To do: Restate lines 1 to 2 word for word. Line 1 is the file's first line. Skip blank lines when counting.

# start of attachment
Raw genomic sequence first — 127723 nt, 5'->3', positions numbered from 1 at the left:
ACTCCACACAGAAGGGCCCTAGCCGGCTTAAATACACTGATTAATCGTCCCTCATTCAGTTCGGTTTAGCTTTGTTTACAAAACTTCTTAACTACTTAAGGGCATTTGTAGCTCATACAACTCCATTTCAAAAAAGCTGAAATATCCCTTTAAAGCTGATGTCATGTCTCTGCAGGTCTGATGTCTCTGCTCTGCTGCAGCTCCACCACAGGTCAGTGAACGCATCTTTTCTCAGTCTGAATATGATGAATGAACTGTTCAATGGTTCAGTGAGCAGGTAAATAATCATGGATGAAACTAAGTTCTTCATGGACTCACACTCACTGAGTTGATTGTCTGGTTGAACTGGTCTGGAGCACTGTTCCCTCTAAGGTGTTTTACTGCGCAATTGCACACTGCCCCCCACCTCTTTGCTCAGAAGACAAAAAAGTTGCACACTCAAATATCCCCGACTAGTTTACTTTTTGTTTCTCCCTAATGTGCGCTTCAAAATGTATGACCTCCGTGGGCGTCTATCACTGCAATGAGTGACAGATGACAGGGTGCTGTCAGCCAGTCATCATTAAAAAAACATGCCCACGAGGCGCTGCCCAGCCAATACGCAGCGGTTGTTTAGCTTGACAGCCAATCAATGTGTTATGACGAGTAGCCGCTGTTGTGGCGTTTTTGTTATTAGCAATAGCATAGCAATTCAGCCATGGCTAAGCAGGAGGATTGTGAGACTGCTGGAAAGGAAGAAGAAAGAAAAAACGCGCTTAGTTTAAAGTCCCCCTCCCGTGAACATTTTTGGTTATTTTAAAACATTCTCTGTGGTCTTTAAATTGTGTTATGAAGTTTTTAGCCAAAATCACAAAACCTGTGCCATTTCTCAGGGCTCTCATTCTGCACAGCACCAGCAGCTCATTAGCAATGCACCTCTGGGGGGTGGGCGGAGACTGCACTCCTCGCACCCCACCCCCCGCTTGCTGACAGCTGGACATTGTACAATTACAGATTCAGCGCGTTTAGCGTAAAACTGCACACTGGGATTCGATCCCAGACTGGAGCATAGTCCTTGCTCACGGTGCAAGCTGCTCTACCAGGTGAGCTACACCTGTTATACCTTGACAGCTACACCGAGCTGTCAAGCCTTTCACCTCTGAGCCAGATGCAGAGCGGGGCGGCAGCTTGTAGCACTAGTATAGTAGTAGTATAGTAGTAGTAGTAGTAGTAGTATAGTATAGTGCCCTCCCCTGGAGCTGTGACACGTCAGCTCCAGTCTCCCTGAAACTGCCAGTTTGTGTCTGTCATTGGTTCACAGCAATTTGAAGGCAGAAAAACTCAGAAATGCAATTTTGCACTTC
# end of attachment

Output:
Raw genomic sequence first — 127723 nt, 5'->3', positions numbered from 1 at the left:
ACTCCACACAGAAGGGCCCTAGCCGGCTTAAATACACTGATTAATCGTCCCTCATTCAGTTCGGTTTAGCTTTGTTTACAAAACTTCTTAACTACTTAAGGGCATTTGTAGCTCATACAACTCCATTTCAAAAAAGCTGAAATATCCCTTTAAAGCTGATGTCATGTCTCTGCAGGTCTGATGTCTCTGCTCTGCTGCAGCTCCACCACAGGTCAGTGAACGCATCTTTTCTCAGTCTGAATATGATGAATGAACTGTTCAATGGTTCAGTGAGCAGGTAAATAATCATGGATGAAACTAAGTTCTTCATGGACTCACACTCACTGAGTTGATTGTCTGGTTGAACTGGTCTGGAGCACTGTTCCCTCTAAGGTGTTTTACTGCGCAATTGCACACTGCCCCCCACCTCTTTGCTCAGAAGACAAAAAAGTTGCACACTCAAATATCCCCGACTAGTTTACTTTTTGTTTCTCCCTAATGTGCGCTTCAAAATGTATGACCTCCGTGGGCGTCTATCACTGCAATGAGTGACAGATGACAGGGTGCTGTCAGCCAGTCATCATTAAAAAAACATGCCCACGAGGCGCTGCCCAGCCAATACGCAGCGGTTGTTTAGCTTGACAGCCAATCAATGTGTTATGACGAGTAGCCGCTGTTGTGGCGTTTTTGTTATTAGCAATAGCATAGCAATTCAGCCATGGCTAAGCAGGAGGATTGTGAGACTGCTGGAAAGGAAGAAGAAAGAAAAAACGCGCTTAGTTTAAAGTCCCCCTCCCGTGAACATTTTTGGTTATTTTAAAACATTCTCTGTGGTCTTTAAATTGTGTTATGAAGTTTTTAGCCAAAATCACAAAACCTGTGCCATTTCTCAGGGCTCTCATTCTGCACAGCACCAGCAGCTCATTAGCAATGCACCTCTGGGGGGTGGGCGGAGACTGCACTCCTCGCACCCCACCCCCCGCTTGCTGACAGCTGGACATTGTACAATTACAGATTCAGCGCGTTTAGCGTAAAACTGCACACTGGGATTCGATCCCAGACTGGAGCATAGTCCTTGCTCACGGTGCAAGCTGCTCTACCAGGTGAGCTACACCTGTTATACCTTGACAGCTACACCGAGCTGTCAAGCCTTTCACCTCTGAGCCAGATGCAGAGCGGGGCGGCAGCTTGTAGCACTAGTATAGTAGTAGTATAGTAGTAGTAGTAGTAGTAGTATAGTATAGTGCCCTCCCCTGGAGCTGTGACACGTCAGCTCCAGTCTCCCTGAAACTGCCAGTTTGTGTCTGTCATTGGTTCACAGCAATTTGAAGGCAGAAAAACTCAGAAATGCAATTTTGCACTTC